Sunday, July 22, 2012

Where Does God Live?

Grace Episcopal Church, Madison NJ
July 22, 2012

Year B – Proper 11: The Eighth Sunday after Pentecost
2 Samuel 7:1-14a
Psalm 89:20-37
(Ephesians 2:11-22)
Mark 6:30-34, 53-56
Where Does God Live?

            Well, we survived another Vacation Bible School!
            Actually, we more than survived. It was a great success and a lot of fun, thanks to the hard work of Mary Lea, our adult volunteers, the youth counselors and Dr. Anne.
            Maybe it’s because I missed VBS last year year, but the children this year seemed particularly happy, enthusiastic and cooperative. It was a great time.
            Our theme this year was the story of Daniel in the lions’ den. I had the privilege of playing Daniel while Mary McManus was a very convincing and often very funny prison guard.
            Although on one level our VBS was about Daniel, in reality all week we focused on something much more important than that wonderful old story.
            In Grace Hall, on the very first morning, Mary Lea asked the children a very important and profound question:
            “Where does God live?”
            Almost without exception, the children immediately pointed their index fingers up to the ceiling and the sky beyond.
            I’ve been thinking about that question all week. Where does God live in my life? Where and how do I meet God?
            Where does God live?
            Well, we have a good idea how the people of ancient Israel would have answered that question.
            They believed that in some mysterious way, God’s presence was in the Ark of the Covenant. In a sense, they believed that God lived in the Ark - which was a portable box or chest that, according to tradition, contained the two tablets of the Law that had been given by God to Moses.

            It was this Ark that, housed in a tent, had led the people of Israel on their long journey from slavery in Egypt to freedom in the Promised Land.

            Where does God live? For the people of ancient Israel the answer was the Ark.

            If you’ve been here lately, you know that for the past few Sundays in church we’ve been hearing the story of the rise of David from lowly shepherd to God’s choice as Israel’s king.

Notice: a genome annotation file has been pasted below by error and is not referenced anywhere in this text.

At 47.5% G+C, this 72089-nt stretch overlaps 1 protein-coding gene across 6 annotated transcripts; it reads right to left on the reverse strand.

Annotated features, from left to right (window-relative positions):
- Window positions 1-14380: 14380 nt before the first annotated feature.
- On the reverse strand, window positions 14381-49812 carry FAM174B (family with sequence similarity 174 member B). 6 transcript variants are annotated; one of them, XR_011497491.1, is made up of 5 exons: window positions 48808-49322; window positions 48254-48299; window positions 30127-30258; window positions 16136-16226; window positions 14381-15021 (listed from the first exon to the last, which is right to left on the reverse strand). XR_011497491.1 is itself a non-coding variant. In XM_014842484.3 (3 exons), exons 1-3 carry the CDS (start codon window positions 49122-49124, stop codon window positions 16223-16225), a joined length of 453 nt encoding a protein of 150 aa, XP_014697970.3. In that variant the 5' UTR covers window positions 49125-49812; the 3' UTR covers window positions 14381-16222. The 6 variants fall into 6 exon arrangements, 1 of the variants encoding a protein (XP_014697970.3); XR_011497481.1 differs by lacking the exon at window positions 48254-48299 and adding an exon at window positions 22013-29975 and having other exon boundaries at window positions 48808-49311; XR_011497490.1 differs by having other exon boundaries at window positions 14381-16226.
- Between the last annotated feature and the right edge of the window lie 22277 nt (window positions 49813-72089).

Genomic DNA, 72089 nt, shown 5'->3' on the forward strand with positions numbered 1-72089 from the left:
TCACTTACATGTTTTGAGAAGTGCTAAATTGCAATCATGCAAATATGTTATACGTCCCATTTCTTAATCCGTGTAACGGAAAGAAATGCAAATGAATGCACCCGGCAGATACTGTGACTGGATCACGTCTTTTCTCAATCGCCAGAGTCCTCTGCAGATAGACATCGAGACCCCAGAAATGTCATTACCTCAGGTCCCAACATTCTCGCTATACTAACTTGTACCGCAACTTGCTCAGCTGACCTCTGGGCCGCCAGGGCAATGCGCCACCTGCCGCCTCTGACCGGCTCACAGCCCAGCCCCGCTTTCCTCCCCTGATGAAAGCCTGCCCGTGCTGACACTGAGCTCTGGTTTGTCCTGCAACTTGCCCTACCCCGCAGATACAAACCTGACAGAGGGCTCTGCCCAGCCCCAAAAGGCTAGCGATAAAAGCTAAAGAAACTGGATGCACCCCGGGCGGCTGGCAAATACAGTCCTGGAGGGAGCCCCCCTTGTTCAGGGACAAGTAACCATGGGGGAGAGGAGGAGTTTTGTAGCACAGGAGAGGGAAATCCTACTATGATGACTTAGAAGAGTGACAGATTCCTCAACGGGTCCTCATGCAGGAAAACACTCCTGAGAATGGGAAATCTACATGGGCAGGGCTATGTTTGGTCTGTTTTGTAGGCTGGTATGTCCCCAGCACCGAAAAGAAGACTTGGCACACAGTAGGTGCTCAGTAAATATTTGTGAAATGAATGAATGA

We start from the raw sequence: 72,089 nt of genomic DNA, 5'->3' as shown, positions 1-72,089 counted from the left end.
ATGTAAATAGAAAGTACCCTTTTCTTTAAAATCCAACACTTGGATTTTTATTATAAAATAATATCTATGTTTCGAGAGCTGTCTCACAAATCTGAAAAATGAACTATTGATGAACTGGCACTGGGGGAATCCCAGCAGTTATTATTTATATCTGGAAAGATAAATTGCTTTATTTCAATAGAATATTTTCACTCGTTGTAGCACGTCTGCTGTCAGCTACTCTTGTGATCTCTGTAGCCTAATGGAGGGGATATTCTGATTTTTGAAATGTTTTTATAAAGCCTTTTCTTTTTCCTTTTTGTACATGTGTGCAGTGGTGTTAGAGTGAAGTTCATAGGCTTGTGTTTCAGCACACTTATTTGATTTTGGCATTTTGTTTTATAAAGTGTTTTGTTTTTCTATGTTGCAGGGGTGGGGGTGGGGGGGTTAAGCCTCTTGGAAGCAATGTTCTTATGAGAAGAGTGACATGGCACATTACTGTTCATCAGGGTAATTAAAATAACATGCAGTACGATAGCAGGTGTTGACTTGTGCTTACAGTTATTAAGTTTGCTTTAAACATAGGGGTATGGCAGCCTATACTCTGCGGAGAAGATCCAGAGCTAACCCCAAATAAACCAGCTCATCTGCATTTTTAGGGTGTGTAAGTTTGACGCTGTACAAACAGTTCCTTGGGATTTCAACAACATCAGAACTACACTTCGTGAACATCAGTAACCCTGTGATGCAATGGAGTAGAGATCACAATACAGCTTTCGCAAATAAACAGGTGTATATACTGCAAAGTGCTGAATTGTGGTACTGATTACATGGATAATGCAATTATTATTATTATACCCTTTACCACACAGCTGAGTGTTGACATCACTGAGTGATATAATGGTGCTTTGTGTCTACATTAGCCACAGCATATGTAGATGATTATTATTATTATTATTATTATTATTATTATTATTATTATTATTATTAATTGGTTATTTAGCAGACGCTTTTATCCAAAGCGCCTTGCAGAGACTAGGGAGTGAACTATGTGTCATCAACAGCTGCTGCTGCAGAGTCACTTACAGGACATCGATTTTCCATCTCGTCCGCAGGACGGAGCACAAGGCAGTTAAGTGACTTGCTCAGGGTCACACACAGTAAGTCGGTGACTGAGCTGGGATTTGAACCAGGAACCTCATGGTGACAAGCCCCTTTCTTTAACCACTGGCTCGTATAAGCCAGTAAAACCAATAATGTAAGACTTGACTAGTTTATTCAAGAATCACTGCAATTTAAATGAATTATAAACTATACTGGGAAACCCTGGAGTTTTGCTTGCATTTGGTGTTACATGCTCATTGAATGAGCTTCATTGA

Last Sunday, we heard the story of David and all the people with him joyfully bringing the Ark to David’s capital city, to Jerusalem. It was, it seemed, the ultimate sign of God’s favor and support.

            Where does God live?

            Well, David would have answered, God lives in the Ark, which is now in my capital city. God lives in Jerusalem.

            Today we heard the next installment of the David story.

            God lives in the Ark, but David realizes that there’s something wrong with this picture.  He says to the prophet Nathan, “See now, I’m living in a house of cedar, but the ark of God stays in a tent.”

            To his credit, David realizes that he shouldn’t have a better living arrangement than God. So, with Nathan’s encouragement, David decides he’s going to build a house – a temple – for God.

            Not to be cynical, it’s possible that David’s motive was not quite so pure. After all, a magnificent temple housing the Ark would crown the glory and triumph of David’s rule.

            Well, God says no to a house – reminding Nathan and David and us – that God doesn’t need a fancy house or even a temple or even, for that matter, a beautiful church building.

            God turns the tables on David and says that God will give David a house, a dynasty. And we know that it will be David’s son and successor, Solomon, who builds the magnificent Temple in Jerusalem, providing an opulent house for God – whether God wants it or not.